Journal entry by Vicki Bunke
Back in the spring of 2020, we all got a front-row seat to the limits of the human capacity to cope with uncertainty. In fact, pandemics seem almost perfectly catered to prey on humanity’s greatest psychological weakness: fear of the unknown.
Many of us value control above all our other capacities. We admire others who are in control, and we congratulate ourselves when we think we have control over our own circumstances. In fact, researchers at University College London found that uncertainty is even more stressful than knowing something bad is definitely going to happen. Wait, what? Is it really more stressful wondering whether you’ll make it to your meeting on time than knowing you will definitely be late? Is it more stressful wondering if you’re about to get pummeled than being absolutely sure of it? According to psychological research, the answer is a resounding “yes.” But why might this be so?
The fear of the unknown is possibly the most fundamental fear of human beings. Events that are outside of our control have a way of playing with our minds and causing us to become filled with dread, uncertainty, and doubt. Which is why something like a pandemic has the ability to cause many people to become unhinged.
Guess what else can do this? A cancer diagnosis. Every 15 minutes, 50 Americans are confronted with this news and the uncertainties and unknowns that arise from this diagnosis. But as our family intimately knows, the unknowns and uncertainty do not end when someone’s cancer treatment ends. There are follow-up appointments and regular tests to detect whether or not your cancer has returned. As one author described it, “Scans are like revolving doors, emotional roulette wheels that spin us around for a few days and spit us out the other side.”
Knowing and accepting that uncertainty is the only certainty that there is, following Grace’s diagnosis and throughout her treatment, our family decided to commit ourselves to embracing the unknown. We tried every day to accept that certainty is an illusion as we never know for sure how things will unfold. We worked hard at accepting that life will never be perfect. We tried to embrace the fact that we will gain and lose, grow and regress, smile and cry, learn and forget; and in the process, we were better able to experience and enjoy the present moment.
We were confident that we had this whole “embrace the unknown” thing down. And then we learned that Grace was going to die from her disease. Most likely, at the age of 14. More unknowns to face. More uncertainties to fight.
One evening in mid-March 2018 after Grace was able to fall asleep, I walked to the hospital cafeteria to get something to eat. While standing in line, I received a phone call from “Unknown.” Typically, I might have answered the call despite not knowing who was on the other end. But not that night.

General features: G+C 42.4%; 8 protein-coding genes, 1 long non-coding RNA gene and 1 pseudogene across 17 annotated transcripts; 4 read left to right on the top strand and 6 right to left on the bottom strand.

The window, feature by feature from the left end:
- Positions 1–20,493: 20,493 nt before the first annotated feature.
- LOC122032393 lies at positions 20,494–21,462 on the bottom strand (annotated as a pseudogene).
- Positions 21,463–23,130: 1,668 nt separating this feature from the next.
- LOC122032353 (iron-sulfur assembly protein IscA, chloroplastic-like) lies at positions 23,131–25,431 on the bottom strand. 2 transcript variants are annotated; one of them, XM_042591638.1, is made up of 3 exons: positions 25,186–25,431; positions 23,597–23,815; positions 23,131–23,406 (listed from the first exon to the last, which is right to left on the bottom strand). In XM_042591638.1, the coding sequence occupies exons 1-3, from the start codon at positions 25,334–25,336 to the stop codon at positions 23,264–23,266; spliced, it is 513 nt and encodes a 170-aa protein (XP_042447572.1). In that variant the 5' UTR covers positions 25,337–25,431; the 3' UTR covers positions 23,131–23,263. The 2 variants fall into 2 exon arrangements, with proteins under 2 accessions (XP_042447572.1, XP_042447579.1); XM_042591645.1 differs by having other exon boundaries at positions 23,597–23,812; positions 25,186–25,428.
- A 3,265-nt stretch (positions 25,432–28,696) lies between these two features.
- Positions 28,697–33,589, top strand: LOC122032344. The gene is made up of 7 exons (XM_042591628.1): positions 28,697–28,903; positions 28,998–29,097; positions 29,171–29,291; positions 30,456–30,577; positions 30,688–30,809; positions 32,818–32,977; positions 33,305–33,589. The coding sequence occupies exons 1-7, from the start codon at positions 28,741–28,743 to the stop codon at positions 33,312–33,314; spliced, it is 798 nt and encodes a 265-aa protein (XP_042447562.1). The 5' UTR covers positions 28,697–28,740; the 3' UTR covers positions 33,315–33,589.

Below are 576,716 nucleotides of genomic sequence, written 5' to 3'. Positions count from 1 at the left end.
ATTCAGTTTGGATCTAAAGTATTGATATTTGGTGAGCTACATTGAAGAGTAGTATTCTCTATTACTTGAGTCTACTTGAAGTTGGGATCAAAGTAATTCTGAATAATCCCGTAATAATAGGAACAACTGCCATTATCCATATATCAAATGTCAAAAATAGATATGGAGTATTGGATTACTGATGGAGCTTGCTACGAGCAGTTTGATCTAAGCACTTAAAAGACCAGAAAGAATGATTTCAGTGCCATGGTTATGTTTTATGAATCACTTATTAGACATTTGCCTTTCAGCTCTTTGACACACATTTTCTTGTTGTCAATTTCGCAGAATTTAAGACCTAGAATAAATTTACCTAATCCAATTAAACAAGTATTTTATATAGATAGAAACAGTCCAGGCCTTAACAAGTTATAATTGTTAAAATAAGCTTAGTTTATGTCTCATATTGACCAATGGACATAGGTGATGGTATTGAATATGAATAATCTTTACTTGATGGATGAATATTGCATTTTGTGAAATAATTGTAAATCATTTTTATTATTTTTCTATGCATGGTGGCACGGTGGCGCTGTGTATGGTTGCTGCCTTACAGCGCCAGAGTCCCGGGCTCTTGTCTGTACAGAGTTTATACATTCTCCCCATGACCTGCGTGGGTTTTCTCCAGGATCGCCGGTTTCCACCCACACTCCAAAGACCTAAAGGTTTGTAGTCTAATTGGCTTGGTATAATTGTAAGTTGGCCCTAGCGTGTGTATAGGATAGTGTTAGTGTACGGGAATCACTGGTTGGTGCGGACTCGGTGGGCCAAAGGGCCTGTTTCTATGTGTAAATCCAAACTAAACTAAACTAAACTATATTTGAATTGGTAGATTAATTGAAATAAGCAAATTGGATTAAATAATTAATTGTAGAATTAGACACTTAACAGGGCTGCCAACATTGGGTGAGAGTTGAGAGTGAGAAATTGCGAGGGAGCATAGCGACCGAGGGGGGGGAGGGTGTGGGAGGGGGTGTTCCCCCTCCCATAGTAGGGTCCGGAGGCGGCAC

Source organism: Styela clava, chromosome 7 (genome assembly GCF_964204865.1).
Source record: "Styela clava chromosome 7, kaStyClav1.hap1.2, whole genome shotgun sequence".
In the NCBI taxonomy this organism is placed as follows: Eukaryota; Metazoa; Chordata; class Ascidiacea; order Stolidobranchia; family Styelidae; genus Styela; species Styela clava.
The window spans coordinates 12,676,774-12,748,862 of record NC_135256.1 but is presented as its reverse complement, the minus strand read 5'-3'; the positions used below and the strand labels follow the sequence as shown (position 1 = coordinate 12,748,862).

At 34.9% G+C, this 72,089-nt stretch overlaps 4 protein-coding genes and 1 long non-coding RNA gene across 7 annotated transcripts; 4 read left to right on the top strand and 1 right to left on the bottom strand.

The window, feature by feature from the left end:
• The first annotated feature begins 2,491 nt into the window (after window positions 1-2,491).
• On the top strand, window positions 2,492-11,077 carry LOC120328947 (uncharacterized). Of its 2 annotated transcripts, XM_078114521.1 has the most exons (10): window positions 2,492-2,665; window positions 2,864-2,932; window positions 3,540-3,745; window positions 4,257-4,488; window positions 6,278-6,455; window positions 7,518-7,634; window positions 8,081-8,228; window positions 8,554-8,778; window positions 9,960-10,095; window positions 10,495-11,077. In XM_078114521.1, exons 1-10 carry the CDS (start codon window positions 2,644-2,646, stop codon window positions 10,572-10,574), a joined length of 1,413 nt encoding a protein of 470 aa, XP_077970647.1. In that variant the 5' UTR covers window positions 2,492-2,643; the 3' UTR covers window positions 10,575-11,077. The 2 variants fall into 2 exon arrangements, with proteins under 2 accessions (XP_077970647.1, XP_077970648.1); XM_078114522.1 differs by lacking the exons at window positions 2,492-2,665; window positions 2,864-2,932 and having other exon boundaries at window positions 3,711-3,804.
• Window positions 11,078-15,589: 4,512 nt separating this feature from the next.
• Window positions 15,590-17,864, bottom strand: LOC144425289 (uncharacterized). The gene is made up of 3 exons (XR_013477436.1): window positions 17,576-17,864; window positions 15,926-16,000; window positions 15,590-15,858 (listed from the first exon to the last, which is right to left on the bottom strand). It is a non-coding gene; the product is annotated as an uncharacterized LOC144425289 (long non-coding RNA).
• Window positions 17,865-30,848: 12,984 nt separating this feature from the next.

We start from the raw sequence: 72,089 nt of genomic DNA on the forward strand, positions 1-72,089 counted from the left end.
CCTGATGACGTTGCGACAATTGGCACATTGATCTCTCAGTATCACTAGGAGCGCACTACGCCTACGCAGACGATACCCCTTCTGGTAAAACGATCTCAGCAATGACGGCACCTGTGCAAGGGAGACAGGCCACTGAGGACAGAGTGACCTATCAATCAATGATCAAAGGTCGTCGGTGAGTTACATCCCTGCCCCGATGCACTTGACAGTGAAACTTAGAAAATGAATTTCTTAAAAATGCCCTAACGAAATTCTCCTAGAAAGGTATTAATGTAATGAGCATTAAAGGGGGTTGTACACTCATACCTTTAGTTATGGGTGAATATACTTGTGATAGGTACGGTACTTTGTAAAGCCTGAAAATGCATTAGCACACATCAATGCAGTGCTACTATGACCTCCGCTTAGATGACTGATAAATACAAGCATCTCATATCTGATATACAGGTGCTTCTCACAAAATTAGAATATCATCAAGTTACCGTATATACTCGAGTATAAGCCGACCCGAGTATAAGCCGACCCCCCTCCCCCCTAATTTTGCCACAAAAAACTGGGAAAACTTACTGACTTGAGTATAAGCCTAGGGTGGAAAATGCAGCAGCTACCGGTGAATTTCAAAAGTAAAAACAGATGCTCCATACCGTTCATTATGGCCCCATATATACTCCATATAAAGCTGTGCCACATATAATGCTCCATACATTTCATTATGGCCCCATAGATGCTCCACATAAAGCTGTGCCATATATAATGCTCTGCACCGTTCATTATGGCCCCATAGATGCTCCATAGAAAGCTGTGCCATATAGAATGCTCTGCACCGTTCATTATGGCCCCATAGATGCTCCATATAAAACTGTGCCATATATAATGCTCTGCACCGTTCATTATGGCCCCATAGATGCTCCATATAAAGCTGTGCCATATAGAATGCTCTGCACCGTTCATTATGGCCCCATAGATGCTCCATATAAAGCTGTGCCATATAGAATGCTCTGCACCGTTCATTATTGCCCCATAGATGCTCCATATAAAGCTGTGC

“I am dealing with enough unknowns right now,” I thought to myself.
I let the call go to voicemail and ordered my food. While walking back to Grace’s room, I decided to listen to the voicemail. To my surprise, the caller was far from being “Unknown.” Rather, the caller was the very-well-known Nick Saban, head coach of The University of Alabama football team. Grace’s favorite team. He was calling to speak with Grace.
Having no means to return his call, I felt disappointed in my decision to not face the “Unknown.” While sharing the story with Grace’s nurse, my phone rang. Again, the “Unknown” was calling. Learning my lesson from the cafeteria, I immediately answered the call. Grace’s nurse captured what happened next on her own phone. I have decided to share it here:
What is the lesson that I learned from this story? This experience reminded me to never fear the unknown. And that the thing about the unknown is anything can happen, which means anything can happen. More importantly, it taught me that when the unknown in life comes calling, you better answer the phone. Why? Because Nick Saban just might be on the other end.
Grace loved Alabama football and Coach Saban. It is my understanding that Alabama has won 18 National Championships. If you are touched by the fact that someone as busy as Coach Saban would take time out of his evening to call a young girl in the hospital, then I encourage you to find 18 Alabama (or non-Alabama) fans to join one of our open water events or find 18 Alabama (or non-Alabama) fans and ask them to donate $18 to The Amazing Grace Swim Across America Tour 2021. Or better yet, do both!
Why? Because you never know when someone you love might be faced with the unknowns that accompany a cancer diagnosis. Help us make (Crimson) waves against cancer as we give hope to others one open water event at a time.
Even Coach Saban wants you to support our tour:
“I want everybody here to know, this is not the end. This is the beginning.” (Nick Saban)